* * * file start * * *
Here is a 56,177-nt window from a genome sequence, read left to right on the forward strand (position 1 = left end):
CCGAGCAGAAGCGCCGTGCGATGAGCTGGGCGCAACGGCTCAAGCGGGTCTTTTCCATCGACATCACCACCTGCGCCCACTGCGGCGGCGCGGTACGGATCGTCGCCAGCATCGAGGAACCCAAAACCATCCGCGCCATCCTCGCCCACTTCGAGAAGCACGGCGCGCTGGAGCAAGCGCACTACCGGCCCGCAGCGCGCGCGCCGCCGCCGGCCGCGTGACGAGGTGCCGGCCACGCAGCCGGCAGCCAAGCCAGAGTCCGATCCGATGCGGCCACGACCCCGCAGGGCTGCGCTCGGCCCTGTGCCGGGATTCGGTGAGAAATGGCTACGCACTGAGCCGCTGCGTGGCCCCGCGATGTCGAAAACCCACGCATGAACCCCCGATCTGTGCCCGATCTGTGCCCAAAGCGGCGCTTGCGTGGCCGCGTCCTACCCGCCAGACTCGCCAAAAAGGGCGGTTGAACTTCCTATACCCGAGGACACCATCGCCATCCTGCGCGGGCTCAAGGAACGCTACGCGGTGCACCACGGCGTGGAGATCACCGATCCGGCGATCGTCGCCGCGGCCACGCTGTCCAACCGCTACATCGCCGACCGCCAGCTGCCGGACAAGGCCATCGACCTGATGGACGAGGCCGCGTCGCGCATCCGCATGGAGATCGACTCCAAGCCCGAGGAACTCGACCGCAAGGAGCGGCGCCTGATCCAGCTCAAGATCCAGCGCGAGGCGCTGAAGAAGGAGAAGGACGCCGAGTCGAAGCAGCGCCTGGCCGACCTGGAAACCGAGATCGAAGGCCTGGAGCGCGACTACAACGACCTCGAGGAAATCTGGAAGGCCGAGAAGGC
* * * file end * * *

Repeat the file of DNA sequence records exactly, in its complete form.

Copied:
Here is a 56,177-nt window from a genome sequence, read left to right on the forward strand (position 1 = left end):
CCGAGCAGAAGCGCCGTGCGATGAGCTGGGCGCAACGGCTCAAGCGGGTCTTTTCCATCGACATCACCACCTGCGCCCACTGCGGCGGCGCGGTACGGATCGTCGCCAGCATCGAGGAACCCAAAACCATCCGCGCCATCCTCGCCCACTTCGAGAAGCACGGCGCGCTGGAGCAAGCGCACTACCGGCCCGCAGCGCGCGCGCCGCCGCCGGCCGCGTGACGAGGTGCCGGCCACGCAGCCGGCAGCCAAGCCAGAGTCCGATCCGATGCGGCCACGACCCCGCAGGGCTGCGCTCGGCCCTGTGCCGGGATTCGGTGAGAAATGGCTACGCACTGAGCCGCTGCGTGGCCCCGCGATGTCGAAAACCCACGCATGAACCCCCGATCTGTGCCCGATCTGTGCCCAAAGCGGCGCTTGCGTGGCCGCGTCCTACCCGCCAGACTCGCCAAAAAGGGCGGTTGAACTTCCTATACCCGAGGACACCATCGCCATCCTGCGCGGGCTCAAGGAACGCTACGCGGTGCACCACGGCGTGGAGATCACCGATCCGGCGATCGTCGCCGCGGCCACGCTGTCCAACCGCTACATCGCCGACCGCCAGCTGCCGGACAAGGCCATCGACCTGATGGACGAGGCCGCGTCGCGCATCCGCATGGAGATCGACTCCAAGCCCGAGGAACTCGACCGCAAGGAGCGGCGCCTGATCCAGCTCAAGATCCAGCGCGAGGCGCTGAAGAAGGAGAAGGACGCCGAGTCGAAGCAGCGCCTGGCCGACCTGGAAACCGAGATCGAAGGCCTGGAGCGCGACTACAACGACCTCGAGGAAATCTGGAAGGCCGAGAAGGC